And that’s how you and I must be to enter the kingdom of heaven.  We are in desperate need of Jesus’ presence.  We need him to come to us.  So, we must empty our hands and cry out.  Cry with that cry from Romans 8.  Father, Abba, help!  I need you!  We are a desperate mess, and we need to learn to cry out to Jesus from our mess.

In children’s ministry particularly, we need to learn something from our kids’ neediness.  We cannot do effective children’s ministry (or ministry of any kind) without Jesus’ help.  Children need Jesus’ presence and touch and blessing.  We do too.

Family Devotional on Mark: The Mustard Seed Kingdom


Family Devotional for Mark:The Mustard Seed Kingdom by Brian Vickers

When you hear the word “kingdom” what comes to mind?  Maybe things like castles, moats, draw-bridges, and big stone walls.  Whatever comes to mind, it’s probably something big, powerful, and impressive. The people of Israel were waiting for God’s kingdom.  A time when God would defeat all their enemies, and centuries of war and suffering and waiting would come to an end.  God would come and save his people and set up the greatest kingdom the world had ever seen.  Expectations were high. Then one day Jesus came and said: “The time has come.  The kingdom of God is near.  Turn and trust in the good news of the kingdom!” (Mark 1:15).  But when Jesus talked about the Kingdom, he said some unexpected things.  To be part of his kingdom, you have to give up your life and follow him (8:34).  In his kingdom, the greatest people are servants—just like him (9:35; 10:44-45).  Jesus said his kingdom is like a mustard seed (4:31).  That doesn’t sound too impressive, but what Jesus is saying is that you have to be able to look at a little seed and see everything it will become.  It takes the eyes of faith to see Jesus’ kingdom.  We enter the Kingdom by believing that Jesus the King suffered and gave up his life for us.  Through faith we see and experience the reality and power of the kingdom in everyday things like loving each other and loving our neighbors; in simple acts of service; in caring more for the good of others than for our own good; and in sharing the gospel of Jesus the servant-king with the people around us so that they can join in the kingdom.  When God’s kingdom fully arrives it will be more powerful and glorious than anything we can imagine, it will go beyond all our expectations, but for now we see it all in seeds.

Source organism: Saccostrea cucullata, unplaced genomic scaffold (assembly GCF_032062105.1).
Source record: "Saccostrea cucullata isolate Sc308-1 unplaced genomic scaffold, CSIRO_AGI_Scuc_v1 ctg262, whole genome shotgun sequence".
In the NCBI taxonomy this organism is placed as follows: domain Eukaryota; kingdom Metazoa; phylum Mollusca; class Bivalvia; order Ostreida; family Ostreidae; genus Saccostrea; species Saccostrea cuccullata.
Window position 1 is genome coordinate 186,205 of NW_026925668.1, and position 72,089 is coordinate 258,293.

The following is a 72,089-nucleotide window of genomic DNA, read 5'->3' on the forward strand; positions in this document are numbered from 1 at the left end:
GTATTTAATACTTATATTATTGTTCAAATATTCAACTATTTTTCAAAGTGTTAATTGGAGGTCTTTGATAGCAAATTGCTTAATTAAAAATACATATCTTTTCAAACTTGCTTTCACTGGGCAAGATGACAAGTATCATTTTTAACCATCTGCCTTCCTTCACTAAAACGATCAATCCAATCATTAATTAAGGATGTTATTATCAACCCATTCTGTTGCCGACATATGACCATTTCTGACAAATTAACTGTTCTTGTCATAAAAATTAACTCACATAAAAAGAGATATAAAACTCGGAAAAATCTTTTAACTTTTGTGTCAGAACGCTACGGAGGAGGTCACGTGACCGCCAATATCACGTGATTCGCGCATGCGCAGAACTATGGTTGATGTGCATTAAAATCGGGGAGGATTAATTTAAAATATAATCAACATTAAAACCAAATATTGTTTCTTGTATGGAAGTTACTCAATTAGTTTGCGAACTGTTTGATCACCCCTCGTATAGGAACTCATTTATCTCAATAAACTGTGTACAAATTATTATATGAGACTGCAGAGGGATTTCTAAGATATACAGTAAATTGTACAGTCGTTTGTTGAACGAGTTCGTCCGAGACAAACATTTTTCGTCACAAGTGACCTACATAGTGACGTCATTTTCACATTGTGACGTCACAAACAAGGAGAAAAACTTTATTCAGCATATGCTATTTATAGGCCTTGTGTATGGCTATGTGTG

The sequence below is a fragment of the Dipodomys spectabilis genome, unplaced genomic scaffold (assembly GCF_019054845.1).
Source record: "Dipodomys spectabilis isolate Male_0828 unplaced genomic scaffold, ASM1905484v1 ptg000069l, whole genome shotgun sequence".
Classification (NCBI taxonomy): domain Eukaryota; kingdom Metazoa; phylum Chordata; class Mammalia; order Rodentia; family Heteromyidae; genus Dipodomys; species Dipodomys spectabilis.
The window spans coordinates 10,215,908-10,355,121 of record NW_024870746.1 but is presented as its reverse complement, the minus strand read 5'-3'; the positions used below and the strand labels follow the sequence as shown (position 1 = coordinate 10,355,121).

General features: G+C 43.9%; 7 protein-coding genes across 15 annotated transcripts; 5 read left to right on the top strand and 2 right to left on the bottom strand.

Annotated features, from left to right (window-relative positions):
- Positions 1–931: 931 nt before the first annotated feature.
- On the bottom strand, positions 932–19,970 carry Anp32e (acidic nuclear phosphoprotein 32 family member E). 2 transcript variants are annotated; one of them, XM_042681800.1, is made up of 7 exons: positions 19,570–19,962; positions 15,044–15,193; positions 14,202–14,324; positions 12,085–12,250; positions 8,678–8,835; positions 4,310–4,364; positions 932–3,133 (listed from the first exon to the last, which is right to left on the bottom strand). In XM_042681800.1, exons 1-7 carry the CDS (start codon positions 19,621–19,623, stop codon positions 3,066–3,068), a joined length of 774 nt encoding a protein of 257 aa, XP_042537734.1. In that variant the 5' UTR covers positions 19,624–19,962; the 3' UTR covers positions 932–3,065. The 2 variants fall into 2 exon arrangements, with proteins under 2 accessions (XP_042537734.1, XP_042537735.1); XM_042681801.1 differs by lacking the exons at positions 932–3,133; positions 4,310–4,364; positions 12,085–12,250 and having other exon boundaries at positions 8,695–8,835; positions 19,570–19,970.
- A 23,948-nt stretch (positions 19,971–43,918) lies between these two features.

Teaching the Mustard Seed Kingdom

  • Ask your children to describe a kingdom.  Then show them a seed – any seed will do- and then say “This is what Jesus says his kingdom is like.”  Read Mark 4:30-32.  A great way to illustrate it is with an acorn.  Let them hold an acorn in their hand. Then have them look up at an oak tree.  Use this activity to begin talking about faith and God’s kingdom. 
  • For older children, ask them to describe the people they think are great, or the kind of people who are popular.  Talk about how we usually judge greatness.  Then read Mark 9:33-37 and 10:41-45.  Using Jesus as the example, challenge them with the idea that servants are greatest in God’s Kingdom. 
  • Try to find an activity you can do as a family (particularly with older kids) that will display Kingdom service.  Serve as a family through “Seed” at Sojourn.  Maybe there’s someone in your neighborhood who needs help taking care of their yard or house.  Bring a meal or package of treats of some kind to a neighbor.  Invite neighbors over. 
  • Have everyone list 5 ways that they can serve one another around the house.  There are endless possibilities for this one.
  • Read the story of the Rich Young Man in Mark 10:17-31.  Now read Mark 8:34-9:1.  Being a disciple of Jesus means putting Jesus above all—discuss how the rich man was unable to do this and why.  Use this as a way of talking about what it means to follow Jesus.    
  • Parents:  You are the representatives of the King. How is your household reflecting the Kingdom of God?  Do your children see you loving and serving one each other?